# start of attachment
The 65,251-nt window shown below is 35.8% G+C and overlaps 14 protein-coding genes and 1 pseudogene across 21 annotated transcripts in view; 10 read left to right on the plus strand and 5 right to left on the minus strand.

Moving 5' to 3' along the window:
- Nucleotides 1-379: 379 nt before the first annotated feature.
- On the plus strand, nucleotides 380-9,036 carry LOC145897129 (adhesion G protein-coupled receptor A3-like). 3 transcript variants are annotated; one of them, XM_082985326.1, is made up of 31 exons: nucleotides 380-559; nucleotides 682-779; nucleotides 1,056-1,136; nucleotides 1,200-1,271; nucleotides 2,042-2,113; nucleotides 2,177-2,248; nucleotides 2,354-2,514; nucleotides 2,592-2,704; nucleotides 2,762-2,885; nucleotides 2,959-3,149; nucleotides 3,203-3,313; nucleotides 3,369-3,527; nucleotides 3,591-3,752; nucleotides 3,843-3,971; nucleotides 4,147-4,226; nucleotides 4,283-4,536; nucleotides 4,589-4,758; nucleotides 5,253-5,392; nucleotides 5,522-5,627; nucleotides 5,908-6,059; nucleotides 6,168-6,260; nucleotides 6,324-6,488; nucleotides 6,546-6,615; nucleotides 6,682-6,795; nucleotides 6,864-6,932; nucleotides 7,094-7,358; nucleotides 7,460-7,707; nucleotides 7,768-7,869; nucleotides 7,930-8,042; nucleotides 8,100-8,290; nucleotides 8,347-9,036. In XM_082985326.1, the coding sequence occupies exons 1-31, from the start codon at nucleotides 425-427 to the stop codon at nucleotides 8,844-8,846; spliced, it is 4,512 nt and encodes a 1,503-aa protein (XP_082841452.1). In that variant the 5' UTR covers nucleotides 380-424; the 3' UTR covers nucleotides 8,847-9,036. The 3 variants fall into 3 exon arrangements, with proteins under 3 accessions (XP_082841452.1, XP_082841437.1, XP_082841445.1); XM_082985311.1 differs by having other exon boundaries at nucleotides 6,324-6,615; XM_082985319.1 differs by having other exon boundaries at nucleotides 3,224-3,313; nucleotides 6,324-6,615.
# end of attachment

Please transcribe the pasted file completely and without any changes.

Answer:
The 65,251-nt window shown below is 35.8% G+C and overlaps 14 protein-coding genes and 1 pseudogene across 21 annotated transcripts in view; 10 read left to right on the plus strand and 5 right to left on the minus strand.

Moving 5' to 3' along the window:
- Nucleotides 1-379: 379 nt before the first annotated feature.
- On the plus strand, nucleotides 380-9,036 carry LOC145897129 (adhesion G protein-coupled receptor A3-like). 3 transcript variants are annotated; one of them, XM_082985326.1, is made up of 31 exons: nucleotides 380-559; nucleotides 682-779; nucleotides 1,056-1,136; nucleotides 1,200-1,271; nucleotides 2,042-2,113; nucleotides 2,177-2,248; nucleotides 2,354-2,514; nucleotides 2,592-2,704; nucleotides 2,762-2,885; nucleotides 2,959-3,149; nucleotides 3,203-3,313; nucleotides 3,369-3,527; nucleotides 3,591-3,752; nucleotides 3,843-3,971; nucleotides 4,147-4,226; nucleotides 4,283-4,536; nucleotides 4,589-4,758; nucleotides 5,253-5,392; nucleotides 5,522-5,627; nucleotides 5,908-6,059; nucleotides 6,168-6,260; nucleotides 6,324-6,488; nucleotides 6,546-6,615; nucleotides 6,682-6,795; nucleotides 6,864-6,932; nucleotides 7,094-7,358; nucleotides 7,460-7,707; nucleotides 7,768-7,869; nucleotides 7,930-8,042; nucleotides 8,100-8,290; nucleotides 8,347-9,036. In XM_082985326.1, the coding sequence occupies exons 1-31, from the start codon at nucleotides 425-427 to the stop codon at nucleotides 8,844-8,846; spliced, it is 4,512 nt and encodes a 1,503-aa protein (XP_082841452.1). In that variant the 5' UTR covers nucleotides 380-424; the 3' UTR covers nucleotides 8,847-9,036. The 3 variants fall into 3 exon arrangements, with proteins under 3 accessions (XP_082841452.1, XP_082841437.1, XP_082841445.1); XM_082985311.1 differs by having other exon boundaries at nucleotides 6,324-6,615; XM_082985319.1 differs by having other exon boundaries at nucleotides 3,224-3,313; nucleotides 6,324-6,615.